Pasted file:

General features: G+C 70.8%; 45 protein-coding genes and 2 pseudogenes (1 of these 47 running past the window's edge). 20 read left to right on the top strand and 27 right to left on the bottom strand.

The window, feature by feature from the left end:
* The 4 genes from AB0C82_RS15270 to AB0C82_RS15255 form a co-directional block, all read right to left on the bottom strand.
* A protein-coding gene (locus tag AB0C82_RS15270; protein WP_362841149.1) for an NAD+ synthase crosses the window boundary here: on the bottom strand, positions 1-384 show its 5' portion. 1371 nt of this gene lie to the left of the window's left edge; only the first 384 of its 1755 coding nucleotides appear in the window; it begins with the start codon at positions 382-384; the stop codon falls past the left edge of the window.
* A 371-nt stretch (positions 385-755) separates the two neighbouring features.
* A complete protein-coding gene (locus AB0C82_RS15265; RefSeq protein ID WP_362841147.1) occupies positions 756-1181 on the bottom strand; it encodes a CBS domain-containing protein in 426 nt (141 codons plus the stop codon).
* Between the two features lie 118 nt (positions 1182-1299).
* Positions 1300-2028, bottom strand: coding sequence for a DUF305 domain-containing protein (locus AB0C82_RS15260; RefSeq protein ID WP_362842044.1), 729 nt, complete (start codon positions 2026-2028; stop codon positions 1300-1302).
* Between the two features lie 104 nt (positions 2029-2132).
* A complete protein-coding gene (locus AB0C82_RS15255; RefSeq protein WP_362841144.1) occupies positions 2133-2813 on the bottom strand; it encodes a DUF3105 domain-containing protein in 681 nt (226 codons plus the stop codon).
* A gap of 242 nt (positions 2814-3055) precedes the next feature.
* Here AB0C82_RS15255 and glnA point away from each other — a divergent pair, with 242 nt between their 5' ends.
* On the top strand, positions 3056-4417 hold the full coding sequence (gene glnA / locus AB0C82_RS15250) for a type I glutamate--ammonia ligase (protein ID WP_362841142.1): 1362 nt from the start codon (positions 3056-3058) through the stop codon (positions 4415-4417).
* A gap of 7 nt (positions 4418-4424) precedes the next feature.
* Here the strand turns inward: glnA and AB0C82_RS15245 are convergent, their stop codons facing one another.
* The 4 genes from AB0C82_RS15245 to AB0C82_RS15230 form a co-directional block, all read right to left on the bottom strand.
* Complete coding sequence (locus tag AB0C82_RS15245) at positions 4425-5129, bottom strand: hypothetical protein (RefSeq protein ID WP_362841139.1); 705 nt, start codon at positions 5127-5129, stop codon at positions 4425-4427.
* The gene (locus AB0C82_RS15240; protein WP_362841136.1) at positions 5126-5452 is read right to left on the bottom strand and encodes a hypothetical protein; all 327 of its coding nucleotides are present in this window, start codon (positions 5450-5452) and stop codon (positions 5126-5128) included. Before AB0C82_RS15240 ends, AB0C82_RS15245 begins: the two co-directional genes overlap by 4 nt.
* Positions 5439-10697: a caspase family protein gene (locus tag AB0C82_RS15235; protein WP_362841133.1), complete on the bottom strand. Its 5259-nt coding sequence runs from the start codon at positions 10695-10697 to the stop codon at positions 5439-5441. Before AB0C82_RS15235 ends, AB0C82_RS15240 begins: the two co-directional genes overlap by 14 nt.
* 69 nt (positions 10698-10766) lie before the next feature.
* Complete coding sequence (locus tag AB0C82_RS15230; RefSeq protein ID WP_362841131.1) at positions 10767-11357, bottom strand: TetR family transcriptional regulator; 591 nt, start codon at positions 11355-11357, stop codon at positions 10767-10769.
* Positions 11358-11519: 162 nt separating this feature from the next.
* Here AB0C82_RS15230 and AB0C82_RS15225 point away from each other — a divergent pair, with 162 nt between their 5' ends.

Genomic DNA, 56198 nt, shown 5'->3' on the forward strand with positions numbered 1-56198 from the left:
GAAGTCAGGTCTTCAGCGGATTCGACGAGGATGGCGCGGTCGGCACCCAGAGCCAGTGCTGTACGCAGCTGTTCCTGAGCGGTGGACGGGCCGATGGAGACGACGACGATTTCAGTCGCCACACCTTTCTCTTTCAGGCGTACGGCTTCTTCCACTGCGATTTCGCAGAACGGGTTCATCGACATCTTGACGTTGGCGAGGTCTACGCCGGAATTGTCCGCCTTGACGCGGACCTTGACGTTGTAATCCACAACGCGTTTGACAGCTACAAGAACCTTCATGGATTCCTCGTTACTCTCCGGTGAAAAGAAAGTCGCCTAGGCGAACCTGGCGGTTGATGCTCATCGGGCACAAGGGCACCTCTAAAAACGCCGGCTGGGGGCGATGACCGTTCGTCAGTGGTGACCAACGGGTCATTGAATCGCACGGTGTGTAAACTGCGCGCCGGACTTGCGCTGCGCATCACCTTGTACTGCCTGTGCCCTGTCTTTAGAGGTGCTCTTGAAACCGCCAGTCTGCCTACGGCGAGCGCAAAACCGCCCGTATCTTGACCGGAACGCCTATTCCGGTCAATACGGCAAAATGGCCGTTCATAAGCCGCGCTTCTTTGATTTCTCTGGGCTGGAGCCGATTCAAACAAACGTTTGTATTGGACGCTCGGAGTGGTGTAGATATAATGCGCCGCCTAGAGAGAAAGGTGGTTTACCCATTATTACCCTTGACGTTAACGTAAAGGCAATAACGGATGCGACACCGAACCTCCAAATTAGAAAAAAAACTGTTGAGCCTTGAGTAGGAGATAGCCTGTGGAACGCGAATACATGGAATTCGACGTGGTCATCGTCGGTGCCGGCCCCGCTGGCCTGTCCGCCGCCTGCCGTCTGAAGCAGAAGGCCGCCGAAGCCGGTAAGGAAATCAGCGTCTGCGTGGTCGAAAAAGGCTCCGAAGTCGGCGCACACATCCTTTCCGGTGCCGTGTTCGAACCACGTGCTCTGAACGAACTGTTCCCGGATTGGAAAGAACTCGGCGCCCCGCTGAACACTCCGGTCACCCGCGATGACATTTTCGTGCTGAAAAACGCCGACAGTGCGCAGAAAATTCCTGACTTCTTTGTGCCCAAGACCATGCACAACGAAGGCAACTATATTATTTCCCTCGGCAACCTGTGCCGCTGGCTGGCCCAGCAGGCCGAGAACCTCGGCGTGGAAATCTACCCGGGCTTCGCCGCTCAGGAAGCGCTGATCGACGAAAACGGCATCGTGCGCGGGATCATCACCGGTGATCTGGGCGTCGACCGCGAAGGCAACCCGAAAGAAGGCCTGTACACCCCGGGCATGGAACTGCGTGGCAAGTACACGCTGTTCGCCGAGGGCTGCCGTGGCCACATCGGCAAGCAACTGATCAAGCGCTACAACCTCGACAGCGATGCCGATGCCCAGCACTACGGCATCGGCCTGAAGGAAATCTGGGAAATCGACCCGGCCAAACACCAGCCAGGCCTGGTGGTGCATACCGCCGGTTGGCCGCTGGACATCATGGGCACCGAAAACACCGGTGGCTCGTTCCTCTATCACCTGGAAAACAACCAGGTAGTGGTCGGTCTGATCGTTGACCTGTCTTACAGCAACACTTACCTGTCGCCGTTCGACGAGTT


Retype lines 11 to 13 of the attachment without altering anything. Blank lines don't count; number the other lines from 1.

* A gap of 242 nt (positions 2814-3055) precedes the next feature.
* Here AB0C82_RS15255 and glnA point away from each other — a divergent pair, with 242 nt between their 5' ends.
* On the top strand, positions 3056-4417 hold the full coding sequence (gene glnA / locus AB0C82_RS15250) for a type I glutamate--ammonia ligase (protein ID WP_362841142.1): 1362 nt from the start codon (positions 3056-3058) through the stop codon (positions 4415-4417).